Issue 3, 2018, of "Südosteuropa" offers a thematic section on „Corruption in Southeastern Europe and Latin America“, guest edited by Klaus Buchenau.
At the focus of the thematic section lie the differences as well as commonalities in the creation of the sort of public mistrust which figures quite prominently in both Southeastern Europe and Latin America. Blendi Kajsiu (Medellín) compares the discourses on corruption of the prime minister of Albania Edi Rama and president Juan Manuel Santos of Colombia. Taking the example of a law prohibiting vote-buying in Brazil, Andrea Reis do Carmo (London) explores some of the ingredients necessary for successful mobilization against corruption.In contrast to their views of political or ‘grand’ corruption, many societies do not so harshly condemn everyday or ‘petty corruption’, as is shown by the two contributions on informal extra payments in the healthcare systems of Hungary (Petra Burai, Halle) and Serbia (Ljiljana Pantović, Pittsburgh) respectively.The dilemmas of anti-corruption and the fact that consensus on how to fight corruption is difficult to reach are analysed by Alexandra Iancu (Bucharest), taking Romania as an example. In a conclusive statement, Alena Ledeneva (London) displays strategies for future research on corruption.
In the Open Section, Bernd Buder (Berlin/Cottbus), programme director of the FilmFestival Cottbus – Festival of East European Cinema, writes about Georgian film. Georgia will be in focus both at the Cottbus FilmFestival and the Frankfurt Book Fair this year.
The book reviews are published also open access on recensio.net
C O N T E N T
CORRUPTION IN SOUTHEASTERN EUROPE AND LATIN AMERICA
Klaus Buchenau: Corruption in Southeastern Europe and Latin America. An Introduction 293–298
Blendi Kajsiu: The Ideological Malleability of Corruption. A Comparative Analysis of Official Corruption Discourses in Albania and Colombia, 2010–2017 299–324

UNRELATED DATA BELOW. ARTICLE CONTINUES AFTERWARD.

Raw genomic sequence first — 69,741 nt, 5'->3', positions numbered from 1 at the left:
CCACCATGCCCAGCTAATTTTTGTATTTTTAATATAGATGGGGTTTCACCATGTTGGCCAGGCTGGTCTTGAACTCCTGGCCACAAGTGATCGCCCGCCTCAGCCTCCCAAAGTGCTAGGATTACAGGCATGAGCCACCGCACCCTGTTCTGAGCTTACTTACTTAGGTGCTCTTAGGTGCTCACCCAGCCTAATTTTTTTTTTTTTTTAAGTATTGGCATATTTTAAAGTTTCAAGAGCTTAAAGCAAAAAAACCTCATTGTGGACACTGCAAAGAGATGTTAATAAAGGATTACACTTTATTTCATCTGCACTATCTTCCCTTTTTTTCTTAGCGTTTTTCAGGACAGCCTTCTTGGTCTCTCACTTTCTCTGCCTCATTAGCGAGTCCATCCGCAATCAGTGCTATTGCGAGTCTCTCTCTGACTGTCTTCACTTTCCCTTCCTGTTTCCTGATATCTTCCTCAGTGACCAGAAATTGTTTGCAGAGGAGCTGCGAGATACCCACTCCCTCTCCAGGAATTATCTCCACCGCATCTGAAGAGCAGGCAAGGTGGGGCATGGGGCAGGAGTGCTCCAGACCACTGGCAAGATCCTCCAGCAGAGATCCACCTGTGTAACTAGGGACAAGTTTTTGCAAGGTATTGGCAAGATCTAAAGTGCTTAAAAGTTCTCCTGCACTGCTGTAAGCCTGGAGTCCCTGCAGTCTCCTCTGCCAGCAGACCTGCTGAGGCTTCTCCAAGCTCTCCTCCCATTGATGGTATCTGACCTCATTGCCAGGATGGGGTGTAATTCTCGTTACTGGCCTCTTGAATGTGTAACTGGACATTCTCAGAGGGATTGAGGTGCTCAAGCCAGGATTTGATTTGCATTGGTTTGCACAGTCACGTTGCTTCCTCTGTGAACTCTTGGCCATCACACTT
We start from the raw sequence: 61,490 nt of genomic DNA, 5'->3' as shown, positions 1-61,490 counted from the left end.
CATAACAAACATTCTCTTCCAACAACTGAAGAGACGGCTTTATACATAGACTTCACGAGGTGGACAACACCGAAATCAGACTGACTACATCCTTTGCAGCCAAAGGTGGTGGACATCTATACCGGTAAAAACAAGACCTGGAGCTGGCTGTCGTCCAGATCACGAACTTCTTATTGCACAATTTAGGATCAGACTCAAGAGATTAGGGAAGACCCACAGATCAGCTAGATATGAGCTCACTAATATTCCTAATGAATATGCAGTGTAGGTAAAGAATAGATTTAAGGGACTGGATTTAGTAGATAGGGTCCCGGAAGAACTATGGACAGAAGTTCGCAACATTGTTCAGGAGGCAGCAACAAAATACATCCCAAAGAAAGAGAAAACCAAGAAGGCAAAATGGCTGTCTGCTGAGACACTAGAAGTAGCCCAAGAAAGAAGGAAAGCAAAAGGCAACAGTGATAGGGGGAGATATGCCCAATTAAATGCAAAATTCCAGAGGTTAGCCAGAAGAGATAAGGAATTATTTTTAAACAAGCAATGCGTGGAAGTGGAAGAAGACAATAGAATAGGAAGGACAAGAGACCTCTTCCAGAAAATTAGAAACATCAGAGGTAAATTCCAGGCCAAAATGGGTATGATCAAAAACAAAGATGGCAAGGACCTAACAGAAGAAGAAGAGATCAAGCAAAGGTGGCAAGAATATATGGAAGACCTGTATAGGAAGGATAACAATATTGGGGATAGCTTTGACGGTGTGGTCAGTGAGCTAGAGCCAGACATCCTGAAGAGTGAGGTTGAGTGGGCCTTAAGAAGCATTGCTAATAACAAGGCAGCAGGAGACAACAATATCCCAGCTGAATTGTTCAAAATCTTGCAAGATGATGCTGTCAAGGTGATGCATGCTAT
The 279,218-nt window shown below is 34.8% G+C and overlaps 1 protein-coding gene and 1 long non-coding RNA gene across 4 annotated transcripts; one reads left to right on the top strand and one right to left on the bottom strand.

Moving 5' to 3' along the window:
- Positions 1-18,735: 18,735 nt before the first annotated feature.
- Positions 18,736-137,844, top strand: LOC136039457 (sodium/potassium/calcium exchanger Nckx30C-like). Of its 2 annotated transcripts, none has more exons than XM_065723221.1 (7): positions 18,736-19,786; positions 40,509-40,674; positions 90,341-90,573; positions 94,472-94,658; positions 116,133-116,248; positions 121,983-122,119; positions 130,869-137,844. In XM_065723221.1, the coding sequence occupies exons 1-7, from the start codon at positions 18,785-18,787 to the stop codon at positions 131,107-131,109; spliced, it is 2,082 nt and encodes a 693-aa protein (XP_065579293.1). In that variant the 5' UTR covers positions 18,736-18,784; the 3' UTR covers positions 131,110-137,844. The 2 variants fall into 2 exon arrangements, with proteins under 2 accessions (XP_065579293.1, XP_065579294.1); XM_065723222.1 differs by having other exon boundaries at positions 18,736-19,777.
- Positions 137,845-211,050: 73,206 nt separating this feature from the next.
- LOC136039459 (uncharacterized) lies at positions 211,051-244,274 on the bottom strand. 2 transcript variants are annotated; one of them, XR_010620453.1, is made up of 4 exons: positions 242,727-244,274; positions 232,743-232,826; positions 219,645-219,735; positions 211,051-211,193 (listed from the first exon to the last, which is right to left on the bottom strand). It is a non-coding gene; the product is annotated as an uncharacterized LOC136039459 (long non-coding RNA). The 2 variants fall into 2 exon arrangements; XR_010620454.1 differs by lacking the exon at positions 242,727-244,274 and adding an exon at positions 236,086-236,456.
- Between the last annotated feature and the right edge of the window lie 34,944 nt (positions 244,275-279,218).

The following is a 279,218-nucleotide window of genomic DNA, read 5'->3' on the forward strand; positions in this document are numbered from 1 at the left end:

Andreia Reis do Carmo: Turkeys Do Not Vote for Christmas. The Brazilian Anti-Vote-Buying Law 325–348
Petra Burai: ‘One Does Everything to Make Life Better’. Petty Corruption and Its Legal Implications in Hungary 349–370
Ljiljana Pantović: Not-So-Informal Relationships. Selective Unbundling of Maternal Care and the Reconfigurations of Patient–Provider Relations in Serbia 371–391
Alexandra Iancu: Questioning Anticorruption in Postcommunist Contexts. Romanian MPs from Commitment to Contestation 392–417
Alena Ledeneva: Future Challenges of Corruption Studies 418–425
OPEN SECTION: FILM IN FOCUS
Bernd Buder: ‘Georgian Film Is a Completely Unique Phenomenon.’A Film Scene with History, or Georgian Cinema in the EmancipationLoop 426–440
Sabrina P. Ramet / Christine M. Hassenstab / Ola Listhaug, eds, Building Democracy in the Yugoslav Successor States. Accomplishments, Setbacks, Challenges since 1990 (Dora Komnenović) 441–442
Nikolaus Faulstroh, Die Balkankrisen von 1908–1914 und die Jugoslawienkonflikte von 1991–1999 im Beziehungsgeflecht der Großmächte. Das Verhalten von internationalen Akteuren bei der Ausbreitung von Konflikten auf dem Balkan (Katrin Boeckh) 443–444
Mischa Gabowitsch, ed, Replicating Atonement. Foreign Models in theCommemoration of Atrocities (Christel Zunneberg) 444–447
Zlatan Krajina / Nebojša Blanuša, eds, EU, Europe Unfinished. Mediating Europe and the Balkans in a Time of Crisis (Cristina-Maria Dogot) 447–449
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